Covid19 - how to flatten your own own personal curve.

Updated: Jun 2

Our lives are not a straight line every increasing in happiness, success, or any other material or spiritual measure. Nor is the arc of life unimodal; we do not hit our single peak and then begin a perennial stage of decline. Life is full of ups and downs.



By now, we are familiar with the need to “flatten the curve”. But there is another statistical curve to measure yourself. Let’s call this curve the “arc of life.” Where are you on a personal life curve?


A picture is still worth a thousand words. So thankfully, epidemiologist has made it very simple for everyone to understand that the longer it takes for coronavirus to spread into the population, the more time hospitals gain to prepare. The gentler curve results in fewer people infected at this critical moment in time — preventing a surge that would inundate the healthcare system and ultimately, one hopes, resulting in fewer deaths.


“This is not a permanent state. This is a moment in time, and we will meet at this moment.”
-Governor, Gavin Newsome

The arc of life is bi-modal. It has both ups and downs. In my youth, I probably believed the arc of life was a 45-degree line, always rising at a steady pace as I got older, smarter, stronger, wealthier, and more successful. Then as a young adult, I looked at older folks either ready to retire or retired. They were preparing or already enjoy their “senior years” or perhaps in a state of decline. This arc of life would resemble the classic bell curve we all studied in statistics.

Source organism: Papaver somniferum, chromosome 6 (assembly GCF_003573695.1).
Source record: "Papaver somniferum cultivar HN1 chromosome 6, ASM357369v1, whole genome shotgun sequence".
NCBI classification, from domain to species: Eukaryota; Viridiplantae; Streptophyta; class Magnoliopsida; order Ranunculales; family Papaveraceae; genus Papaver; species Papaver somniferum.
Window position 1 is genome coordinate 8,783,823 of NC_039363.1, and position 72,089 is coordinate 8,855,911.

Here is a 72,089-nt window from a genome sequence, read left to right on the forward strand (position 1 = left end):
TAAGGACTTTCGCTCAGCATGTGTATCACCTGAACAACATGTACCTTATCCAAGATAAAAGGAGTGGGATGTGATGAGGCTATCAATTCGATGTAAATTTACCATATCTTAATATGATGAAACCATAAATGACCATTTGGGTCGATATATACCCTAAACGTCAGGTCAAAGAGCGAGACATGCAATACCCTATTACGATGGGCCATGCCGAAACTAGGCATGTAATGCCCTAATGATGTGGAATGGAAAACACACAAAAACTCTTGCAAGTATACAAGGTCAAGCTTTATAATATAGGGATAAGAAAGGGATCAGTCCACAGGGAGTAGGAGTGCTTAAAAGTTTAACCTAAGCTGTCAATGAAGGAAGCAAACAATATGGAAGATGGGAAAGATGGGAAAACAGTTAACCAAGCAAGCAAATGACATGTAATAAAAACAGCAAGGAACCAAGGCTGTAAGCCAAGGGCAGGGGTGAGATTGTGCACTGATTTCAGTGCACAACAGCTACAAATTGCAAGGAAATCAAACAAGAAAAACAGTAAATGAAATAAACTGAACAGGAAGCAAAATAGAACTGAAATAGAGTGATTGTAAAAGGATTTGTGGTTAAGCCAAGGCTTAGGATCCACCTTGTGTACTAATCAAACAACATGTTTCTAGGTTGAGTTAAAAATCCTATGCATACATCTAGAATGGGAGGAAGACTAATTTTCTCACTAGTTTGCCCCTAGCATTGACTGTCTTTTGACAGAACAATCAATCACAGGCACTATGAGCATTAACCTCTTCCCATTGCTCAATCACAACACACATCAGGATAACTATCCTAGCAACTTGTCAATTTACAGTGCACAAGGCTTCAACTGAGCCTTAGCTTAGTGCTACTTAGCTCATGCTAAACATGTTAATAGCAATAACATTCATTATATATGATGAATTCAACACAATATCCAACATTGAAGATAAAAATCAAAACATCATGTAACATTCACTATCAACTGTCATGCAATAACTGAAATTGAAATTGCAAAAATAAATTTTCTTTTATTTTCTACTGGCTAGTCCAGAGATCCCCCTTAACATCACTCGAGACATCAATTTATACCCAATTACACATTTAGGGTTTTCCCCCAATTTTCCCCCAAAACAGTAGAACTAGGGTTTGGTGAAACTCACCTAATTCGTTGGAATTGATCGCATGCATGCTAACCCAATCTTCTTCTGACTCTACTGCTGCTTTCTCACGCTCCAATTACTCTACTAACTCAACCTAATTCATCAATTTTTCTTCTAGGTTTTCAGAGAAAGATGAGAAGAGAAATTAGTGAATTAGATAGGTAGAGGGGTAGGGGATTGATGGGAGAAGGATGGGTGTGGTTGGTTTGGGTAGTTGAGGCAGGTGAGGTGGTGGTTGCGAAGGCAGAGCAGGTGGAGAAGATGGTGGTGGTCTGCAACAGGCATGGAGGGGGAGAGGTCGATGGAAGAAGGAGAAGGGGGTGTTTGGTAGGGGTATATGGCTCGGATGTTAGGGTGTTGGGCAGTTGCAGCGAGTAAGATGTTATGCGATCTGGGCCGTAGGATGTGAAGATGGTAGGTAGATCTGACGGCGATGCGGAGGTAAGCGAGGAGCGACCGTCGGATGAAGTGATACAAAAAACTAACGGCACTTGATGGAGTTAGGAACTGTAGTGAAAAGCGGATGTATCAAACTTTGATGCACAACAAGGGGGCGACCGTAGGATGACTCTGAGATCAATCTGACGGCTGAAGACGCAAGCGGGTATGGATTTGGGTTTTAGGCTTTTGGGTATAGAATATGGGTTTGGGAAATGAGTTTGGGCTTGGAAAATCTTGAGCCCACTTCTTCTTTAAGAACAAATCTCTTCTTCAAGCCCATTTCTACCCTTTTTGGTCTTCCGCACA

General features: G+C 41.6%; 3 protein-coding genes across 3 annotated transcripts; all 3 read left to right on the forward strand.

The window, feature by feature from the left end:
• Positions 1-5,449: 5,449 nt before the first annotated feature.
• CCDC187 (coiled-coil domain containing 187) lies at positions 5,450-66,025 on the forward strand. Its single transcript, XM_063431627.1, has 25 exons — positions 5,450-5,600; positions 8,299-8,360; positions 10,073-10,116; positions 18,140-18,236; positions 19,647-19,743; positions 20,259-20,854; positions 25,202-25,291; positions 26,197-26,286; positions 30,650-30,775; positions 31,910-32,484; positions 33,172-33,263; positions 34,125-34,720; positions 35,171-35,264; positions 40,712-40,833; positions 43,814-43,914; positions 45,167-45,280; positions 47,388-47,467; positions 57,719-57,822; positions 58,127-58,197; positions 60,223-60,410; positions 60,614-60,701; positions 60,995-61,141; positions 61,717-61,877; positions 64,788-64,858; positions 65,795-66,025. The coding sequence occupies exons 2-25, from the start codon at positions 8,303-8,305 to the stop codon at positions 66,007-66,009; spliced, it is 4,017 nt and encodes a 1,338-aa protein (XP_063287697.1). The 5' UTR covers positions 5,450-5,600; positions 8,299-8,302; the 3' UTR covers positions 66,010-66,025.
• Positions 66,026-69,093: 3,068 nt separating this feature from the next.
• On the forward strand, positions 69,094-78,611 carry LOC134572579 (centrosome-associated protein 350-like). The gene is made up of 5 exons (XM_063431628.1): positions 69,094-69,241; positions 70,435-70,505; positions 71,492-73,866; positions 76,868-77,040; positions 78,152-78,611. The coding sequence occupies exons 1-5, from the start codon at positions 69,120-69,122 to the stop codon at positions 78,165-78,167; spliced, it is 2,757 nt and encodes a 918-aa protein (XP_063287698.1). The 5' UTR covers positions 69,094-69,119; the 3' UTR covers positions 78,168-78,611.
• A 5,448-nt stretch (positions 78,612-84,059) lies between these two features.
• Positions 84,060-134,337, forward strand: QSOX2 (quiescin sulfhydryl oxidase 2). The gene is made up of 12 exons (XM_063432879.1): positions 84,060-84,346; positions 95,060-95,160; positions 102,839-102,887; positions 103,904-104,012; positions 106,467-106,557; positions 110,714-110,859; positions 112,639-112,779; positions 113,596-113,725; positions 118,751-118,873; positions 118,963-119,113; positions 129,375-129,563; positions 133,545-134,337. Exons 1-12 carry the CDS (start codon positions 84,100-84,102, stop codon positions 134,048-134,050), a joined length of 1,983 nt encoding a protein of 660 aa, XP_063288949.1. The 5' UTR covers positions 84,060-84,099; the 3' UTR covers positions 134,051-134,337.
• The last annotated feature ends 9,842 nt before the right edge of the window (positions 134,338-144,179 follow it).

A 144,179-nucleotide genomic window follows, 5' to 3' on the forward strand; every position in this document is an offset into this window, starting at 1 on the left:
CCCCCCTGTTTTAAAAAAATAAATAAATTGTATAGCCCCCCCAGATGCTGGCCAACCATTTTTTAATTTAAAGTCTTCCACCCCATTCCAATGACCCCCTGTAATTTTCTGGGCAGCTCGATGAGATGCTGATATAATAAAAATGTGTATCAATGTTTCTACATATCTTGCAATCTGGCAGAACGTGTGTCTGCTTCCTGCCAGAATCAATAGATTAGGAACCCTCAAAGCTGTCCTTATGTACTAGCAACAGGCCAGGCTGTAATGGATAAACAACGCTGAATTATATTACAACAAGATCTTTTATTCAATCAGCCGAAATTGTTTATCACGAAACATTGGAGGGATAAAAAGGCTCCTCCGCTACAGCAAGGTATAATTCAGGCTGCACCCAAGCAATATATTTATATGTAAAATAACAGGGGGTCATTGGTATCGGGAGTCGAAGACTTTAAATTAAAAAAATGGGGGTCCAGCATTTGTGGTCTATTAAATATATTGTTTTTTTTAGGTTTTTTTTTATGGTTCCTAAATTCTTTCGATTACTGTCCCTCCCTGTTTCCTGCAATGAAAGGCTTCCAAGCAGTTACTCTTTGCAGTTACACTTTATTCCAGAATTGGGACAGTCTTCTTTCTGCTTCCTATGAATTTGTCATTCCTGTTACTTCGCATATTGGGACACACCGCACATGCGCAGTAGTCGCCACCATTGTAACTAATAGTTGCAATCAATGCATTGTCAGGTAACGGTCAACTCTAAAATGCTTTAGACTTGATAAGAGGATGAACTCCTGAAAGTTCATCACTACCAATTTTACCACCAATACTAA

Our lives are not a straight line every increasing in happiness, success, or any other material or spiritual measure. Nor is the arc of life unimodal; we do not hit our single peak and then begin a perennial stage of decline. Life is full of ups and downs.


As we all have, I have faced many serious, life-changing challenges and obstacles; from the expected death of parents, tragic and fatal accidents of loved ones, to the sight of strangers jumping from windows of the twin towers on 9-11. From divorce and business failures to the youthful and innocent disappointments of losing a big ballgame or simply not even cracking the starting lineup.


The reality is that our lives are bi-modal. I have risen to each challenge and come out better, stronger and happier than the time before. For each peak, there is a valley. For each valley, there is a peak. 

Where am I right now? It is simply a state of transition. It is these transitional states that define us. In our lives, we all go through highs and lows. It is how we deal with this moment and look to the future that will impact the bi-modal arc of our life.


My best advice is to use all this down-time and solitude to look ahead. We need to react to the moment and do the right things to survive. Now is the best time to think of the future you want to have. Start defining it, planning for it and taking steps to make it happen. There will be another peak for most of us. 

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